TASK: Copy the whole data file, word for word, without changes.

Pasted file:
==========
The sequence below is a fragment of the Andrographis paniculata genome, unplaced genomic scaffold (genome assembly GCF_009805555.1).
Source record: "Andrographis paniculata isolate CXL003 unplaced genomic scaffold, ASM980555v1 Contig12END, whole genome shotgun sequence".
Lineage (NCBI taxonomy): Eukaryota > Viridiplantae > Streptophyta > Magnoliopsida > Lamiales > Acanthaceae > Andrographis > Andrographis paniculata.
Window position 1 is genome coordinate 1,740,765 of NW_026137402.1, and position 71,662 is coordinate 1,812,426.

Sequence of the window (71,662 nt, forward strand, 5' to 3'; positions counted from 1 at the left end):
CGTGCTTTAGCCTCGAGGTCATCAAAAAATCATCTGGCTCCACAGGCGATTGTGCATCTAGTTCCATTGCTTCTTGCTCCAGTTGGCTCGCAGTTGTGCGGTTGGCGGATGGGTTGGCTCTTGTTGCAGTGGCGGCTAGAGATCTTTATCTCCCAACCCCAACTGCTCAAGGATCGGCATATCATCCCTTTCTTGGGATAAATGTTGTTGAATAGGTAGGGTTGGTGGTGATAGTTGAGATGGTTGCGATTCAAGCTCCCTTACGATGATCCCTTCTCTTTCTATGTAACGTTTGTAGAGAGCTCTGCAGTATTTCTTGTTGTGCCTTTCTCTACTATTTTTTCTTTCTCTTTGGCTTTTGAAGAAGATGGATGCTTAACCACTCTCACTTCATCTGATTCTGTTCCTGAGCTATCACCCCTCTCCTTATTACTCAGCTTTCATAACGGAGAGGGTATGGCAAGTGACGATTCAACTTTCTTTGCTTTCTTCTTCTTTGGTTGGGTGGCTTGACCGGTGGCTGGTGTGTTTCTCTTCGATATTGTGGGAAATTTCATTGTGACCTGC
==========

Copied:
The sequence below is a fragment of the Andrographis paniculata genome, unplaced genomic scaffold (genome assembly GCF_009805555.1).
Source record: "Andrographis paniculata isolate CXL003 unplaced genomic scaffold, ASM980555v1 Contig12END, whole genome shotgun sequence".
Lineage (NCBI taxonomy): Eukaryota > Viridiplantae > Streptophyta > Magnoliopsida > Lamiales > Acanthaceae > Andrographis > Andrographis paniculata.
Window position 1 is genome coordinate 1,740,765 of NW_026137402.1, and position 71,662 is coordinate 1,812,426.

Sequence of the window (71,662 nt, forward strand, 5' to 3'; positions counted from 1 at the left end):
CGTGCTTTAGCCTCGAGGTCATCAAAAAATCATCTGGCTCCACAGGCGATTGTGCATCTAGTTCCATTGCTTCTTGCTCCAGTTGGCTCGCAGTTGTGCGGTTGGCGGATGGGTTGGCTCTTGTTGCAGTGGCGGCTAGAGATCTTTATCTCCCAACCCCAACTGCTCAAGGATCGGCATATCATCCCTTTCTTGGGATAAATGTTGTTGAATAGGTAGGGTTGGTGGTGATAGTTGAGATGGTTGCGATTCAAGCTCCCTTACGATGATCCCTTCTCTTTCTATGTAACGTTTGTAGAGAGCTCTGCAGTATTTCTTGTTGTGCCTTTCTCTACTATTTTTTCTTTCTCTTTGGCTTTTGAAGAAGATGGATGCTTAACCACTCTCACTTCATCTGATTCTGTTCCTGAGCTATCACCCCTCTCCTTATTACTCAGCTTTCATAACGGAGAGGGTATGGCAAGTGACGATTCAACTTTCTTTGCTTTCTTCTTCTTTGGTTGGGTGGCTTGACCGGTGGCTGGTGTGTTTCTCTTCGATATTGTGGGAAATTTCATTGTGACCTGC